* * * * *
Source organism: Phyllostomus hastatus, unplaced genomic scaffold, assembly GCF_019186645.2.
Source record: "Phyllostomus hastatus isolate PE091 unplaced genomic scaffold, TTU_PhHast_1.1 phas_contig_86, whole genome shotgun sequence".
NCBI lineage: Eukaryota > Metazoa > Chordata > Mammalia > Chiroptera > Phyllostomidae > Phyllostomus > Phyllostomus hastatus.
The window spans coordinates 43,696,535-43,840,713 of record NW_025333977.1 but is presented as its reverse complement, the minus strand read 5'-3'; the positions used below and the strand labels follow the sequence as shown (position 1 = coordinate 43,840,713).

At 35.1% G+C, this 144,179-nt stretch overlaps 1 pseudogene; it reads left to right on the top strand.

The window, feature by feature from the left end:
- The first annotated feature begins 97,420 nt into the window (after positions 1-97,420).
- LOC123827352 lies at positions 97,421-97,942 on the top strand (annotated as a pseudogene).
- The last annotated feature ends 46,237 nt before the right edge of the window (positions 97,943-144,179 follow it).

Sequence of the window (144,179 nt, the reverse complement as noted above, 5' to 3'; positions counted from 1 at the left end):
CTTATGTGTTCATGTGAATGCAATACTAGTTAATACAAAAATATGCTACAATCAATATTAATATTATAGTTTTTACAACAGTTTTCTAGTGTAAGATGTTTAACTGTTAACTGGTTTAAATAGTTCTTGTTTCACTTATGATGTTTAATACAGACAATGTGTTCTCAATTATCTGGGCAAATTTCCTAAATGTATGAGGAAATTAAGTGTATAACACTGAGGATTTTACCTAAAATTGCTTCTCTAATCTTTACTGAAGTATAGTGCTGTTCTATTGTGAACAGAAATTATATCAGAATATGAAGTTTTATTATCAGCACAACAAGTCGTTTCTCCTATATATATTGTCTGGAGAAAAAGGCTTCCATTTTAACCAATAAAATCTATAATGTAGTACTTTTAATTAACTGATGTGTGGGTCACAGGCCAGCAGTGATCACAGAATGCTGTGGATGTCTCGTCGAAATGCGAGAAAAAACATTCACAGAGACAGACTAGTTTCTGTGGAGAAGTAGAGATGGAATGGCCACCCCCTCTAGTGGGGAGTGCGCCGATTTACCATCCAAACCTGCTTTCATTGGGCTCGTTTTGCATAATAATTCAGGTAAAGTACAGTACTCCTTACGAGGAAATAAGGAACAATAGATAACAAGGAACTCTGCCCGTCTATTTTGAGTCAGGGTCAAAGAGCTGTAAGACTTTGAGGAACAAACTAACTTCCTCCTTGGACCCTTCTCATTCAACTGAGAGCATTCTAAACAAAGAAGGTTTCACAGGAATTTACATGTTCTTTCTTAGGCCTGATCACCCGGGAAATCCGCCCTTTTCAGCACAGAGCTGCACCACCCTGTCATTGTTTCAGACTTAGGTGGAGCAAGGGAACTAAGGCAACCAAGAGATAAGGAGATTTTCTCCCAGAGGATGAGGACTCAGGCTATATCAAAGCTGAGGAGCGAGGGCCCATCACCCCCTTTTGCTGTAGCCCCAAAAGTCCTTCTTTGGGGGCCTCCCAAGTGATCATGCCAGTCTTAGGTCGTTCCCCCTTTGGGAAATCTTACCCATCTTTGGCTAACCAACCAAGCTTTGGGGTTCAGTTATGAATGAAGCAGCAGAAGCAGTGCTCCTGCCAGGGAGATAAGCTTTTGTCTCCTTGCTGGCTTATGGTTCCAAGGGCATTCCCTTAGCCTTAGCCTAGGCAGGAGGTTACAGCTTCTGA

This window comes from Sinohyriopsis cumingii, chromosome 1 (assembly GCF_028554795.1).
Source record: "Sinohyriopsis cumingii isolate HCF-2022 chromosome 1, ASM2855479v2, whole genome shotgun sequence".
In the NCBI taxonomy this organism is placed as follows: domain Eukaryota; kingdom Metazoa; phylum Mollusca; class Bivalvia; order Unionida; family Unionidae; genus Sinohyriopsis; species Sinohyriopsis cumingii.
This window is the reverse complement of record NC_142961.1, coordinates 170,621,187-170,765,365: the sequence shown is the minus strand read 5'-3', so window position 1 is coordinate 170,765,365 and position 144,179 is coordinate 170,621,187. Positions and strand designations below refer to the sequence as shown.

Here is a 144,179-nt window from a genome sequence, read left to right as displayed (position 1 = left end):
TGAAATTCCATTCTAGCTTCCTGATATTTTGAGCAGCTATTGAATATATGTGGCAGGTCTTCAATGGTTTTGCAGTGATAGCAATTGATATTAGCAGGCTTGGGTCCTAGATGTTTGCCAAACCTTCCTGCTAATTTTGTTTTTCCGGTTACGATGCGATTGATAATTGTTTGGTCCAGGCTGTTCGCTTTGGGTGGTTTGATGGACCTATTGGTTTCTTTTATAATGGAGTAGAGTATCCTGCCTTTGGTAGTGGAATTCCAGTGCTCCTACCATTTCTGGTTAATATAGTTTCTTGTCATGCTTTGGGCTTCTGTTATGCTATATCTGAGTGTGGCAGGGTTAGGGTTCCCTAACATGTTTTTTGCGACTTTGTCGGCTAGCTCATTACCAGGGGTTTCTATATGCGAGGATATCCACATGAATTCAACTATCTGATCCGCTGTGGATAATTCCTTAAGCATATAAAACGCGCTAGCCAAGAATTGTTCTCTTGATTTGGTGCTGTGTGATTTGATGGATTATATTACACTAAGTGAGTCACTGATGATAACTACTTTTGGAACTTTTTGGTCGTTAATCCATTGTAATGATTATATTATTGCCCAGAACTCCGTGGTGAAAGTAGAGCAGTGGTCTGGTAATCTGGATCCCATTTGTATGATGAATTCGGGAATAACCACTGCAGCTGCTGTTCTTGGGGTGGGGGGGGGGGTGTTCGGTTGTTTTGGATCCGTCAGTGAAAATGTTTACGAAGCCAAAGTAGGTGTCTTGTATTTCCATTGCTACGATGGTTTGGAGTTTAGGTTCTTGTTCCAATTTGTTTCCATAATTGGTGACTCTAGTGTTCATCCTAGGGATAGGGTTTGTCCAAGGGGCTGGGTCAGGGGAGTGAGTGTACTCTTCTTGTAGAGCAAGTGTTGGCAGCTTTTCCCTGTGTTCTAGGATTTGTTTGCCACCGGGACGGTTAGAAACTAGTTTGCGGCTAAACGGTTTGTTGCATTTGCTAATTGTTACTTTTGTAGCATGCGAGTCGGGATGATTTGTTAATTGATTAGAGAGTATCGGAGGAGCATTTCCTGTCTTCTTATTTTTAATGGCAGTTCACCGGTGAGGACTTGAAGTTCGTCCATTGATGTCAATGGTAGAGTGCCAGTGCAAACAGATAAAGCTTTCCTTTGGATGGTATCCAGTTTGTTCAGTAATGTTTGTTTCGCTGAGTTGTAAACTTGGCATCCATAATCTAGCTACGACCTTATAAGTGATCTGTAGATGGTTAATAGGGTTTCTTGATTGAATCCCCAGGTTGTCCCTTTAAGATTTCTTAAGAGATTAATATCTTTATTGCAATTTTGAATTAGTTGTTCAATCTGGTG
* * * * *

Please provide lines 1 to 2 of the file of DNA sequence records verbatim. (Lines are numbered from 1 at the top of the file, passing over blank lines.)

Source organism: Phyllostomus hastatus, unplaced genomic scaffold, assembly GCF_019186645.2.
Source record: "Phyllostomus hastatus isolate PE091 unplaced genomic scaffold, TTU_PhHast_1.1 phas_contig_86, whole genome shotgun sequence".